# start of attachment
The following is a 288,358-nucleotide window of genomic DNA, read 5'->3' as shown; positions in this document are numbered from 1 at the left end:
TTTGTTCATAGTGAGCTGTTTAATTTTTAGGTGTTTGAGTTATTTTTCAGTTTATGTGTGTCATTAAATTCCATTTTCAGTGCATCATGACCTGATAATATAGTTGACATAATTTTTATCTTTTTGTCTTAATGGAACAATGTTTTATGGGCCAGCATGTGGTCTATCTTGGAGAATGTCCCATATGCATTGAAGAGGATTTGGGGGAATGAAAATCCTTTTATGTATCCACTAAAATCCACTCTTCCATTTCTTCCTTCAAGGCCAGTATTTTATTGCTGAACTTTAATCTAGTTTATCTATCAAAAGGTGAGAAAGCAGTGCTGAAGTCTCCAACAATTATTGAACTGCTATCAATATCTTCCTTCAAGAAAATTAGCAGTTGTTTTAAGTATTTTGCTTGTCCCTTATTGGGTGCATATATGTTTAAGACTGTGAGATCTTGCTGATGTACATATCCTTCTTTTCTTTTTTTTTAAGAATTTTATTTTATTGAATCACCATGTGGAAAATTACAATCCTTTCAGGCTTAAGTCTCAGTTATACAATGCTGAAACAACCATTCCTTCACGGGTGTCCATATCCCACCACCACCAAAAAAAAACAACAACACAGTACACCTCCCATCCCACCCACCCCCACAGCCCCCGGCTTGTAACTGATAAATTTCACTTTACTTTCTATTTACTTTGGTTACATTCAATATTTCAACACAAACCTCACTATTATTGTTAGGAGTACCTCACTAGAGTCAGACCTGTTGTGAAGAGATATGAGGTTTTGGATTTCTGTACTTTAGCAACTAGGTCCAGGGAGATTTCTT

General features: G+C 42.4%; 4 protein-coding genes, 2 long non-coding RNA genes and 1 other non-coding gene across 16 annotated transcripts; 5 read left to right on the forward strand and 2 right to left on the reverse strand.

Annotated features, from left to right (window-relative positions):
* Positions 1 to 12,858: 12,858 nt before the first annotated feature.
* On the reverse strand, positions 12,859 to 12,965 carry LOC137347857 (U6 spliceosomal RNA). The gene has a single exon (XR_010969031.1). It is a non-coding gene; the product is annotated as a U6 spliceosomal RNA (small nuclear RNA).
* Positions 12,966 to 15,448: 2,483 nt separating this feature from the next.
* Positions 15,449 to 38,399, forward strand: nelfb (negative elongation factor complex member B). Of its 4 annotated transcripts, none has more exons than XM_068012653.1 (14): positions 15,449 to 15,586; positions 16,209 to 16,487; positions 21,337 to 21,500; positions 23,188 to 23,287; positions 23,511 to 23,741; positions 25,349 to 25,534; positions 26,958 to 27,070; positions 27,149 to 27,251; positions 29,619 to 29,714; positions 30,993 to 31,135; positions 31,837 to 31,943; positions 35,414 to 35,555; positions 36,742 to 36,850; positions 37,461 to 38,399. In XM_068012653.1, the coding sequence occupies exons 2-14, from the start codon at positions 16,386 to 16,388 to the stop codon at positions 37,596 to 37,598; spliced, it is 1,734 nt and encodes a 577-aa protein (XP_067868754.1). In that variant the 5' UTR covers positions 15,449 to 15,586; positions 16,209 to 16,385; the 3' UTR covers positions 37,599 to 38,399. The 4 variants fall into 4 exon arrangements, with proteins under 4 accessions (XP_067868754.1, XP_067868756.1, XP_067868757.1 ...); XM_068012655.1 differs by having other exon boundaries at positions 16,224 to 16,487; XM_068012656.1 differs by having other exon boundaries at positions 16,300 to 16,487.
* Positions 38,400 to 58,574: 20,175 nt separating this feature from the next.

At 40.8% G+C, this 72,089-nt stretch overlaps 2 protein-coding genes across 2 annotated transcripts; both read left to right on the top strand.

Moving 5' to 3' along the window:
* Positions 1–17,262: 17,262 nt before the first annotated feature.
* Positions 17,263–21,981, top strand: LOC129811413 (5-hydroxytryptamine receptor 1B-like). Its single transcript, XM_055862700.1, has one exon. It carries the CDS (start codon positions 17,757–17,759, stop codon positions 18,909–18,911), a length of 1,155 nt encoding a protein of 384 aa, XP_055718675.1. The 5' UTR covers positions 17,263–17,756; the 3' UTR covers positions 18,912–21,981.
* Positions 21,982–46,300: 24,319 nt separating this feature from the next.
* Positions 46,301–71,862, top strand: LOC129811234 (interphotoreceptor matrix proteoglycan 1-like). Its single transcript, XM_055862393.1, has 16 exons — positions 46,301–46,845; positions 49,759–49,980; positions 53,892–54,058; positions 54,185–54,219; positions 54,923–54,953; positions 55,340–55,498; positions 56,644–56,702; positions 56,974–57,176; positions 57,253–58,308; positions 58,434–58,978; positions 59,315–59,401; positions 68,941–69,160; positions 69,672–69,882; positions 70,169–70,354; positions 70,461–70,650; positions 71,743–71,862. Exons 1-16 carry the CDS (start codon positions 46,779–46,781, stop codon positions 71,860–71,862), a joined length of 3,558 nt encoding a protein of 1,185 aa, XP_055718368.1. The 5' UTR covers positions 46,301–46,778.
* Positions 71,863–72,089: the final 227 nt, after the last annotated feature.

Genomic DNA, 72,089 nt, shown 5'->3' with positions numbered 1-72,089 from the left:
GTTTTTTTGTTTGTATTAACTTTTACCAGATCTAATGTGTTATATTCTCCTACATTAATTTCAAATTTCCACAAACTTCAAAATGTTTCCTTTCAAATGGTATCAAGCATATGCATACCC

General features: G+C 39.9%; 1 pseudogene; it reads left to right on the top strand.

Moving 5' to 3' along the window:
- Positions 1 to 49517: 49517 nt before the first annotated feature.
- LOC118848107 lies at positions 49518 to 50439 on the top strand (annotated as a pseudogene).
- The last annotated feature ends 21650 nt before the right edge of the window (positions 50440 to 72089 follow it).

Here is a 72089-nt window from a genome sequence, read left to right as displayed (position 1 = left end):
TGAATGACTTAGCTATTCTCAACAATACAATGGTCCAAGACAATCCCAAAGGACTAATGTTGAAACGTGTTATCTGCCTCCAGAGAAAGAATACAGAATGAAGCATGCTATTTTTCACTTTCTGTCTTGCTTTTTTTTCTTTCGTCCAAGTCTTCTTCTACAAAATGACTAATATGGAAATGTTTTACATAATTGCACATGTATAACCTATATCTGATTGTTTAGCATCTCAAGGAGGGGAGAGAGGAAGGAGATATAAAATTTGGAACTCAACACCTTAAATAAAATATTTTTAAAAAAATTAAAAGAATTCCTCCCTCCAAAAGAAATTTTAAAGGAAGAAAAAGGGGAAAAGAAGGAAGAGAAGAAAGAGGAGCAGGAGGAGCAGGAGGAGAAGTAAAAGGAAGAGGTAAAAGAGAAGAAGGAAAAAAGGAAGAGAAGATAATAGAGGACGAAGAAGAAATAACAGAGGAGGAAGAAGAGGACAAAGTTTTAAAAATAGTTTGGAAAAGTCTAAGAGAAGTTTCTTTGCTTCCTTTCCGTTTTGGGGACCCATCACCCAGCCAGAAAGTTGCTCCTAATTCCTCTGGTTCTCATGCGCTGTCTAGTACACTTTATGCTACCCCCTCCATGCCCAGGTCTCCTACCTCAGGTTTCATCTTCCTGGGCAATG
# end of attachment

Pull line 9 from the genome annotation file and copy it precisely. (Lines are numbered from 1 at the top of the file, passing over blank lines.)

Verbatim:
* Positions 38,400 to 58,574: 20,175 nt separating this feature from the next.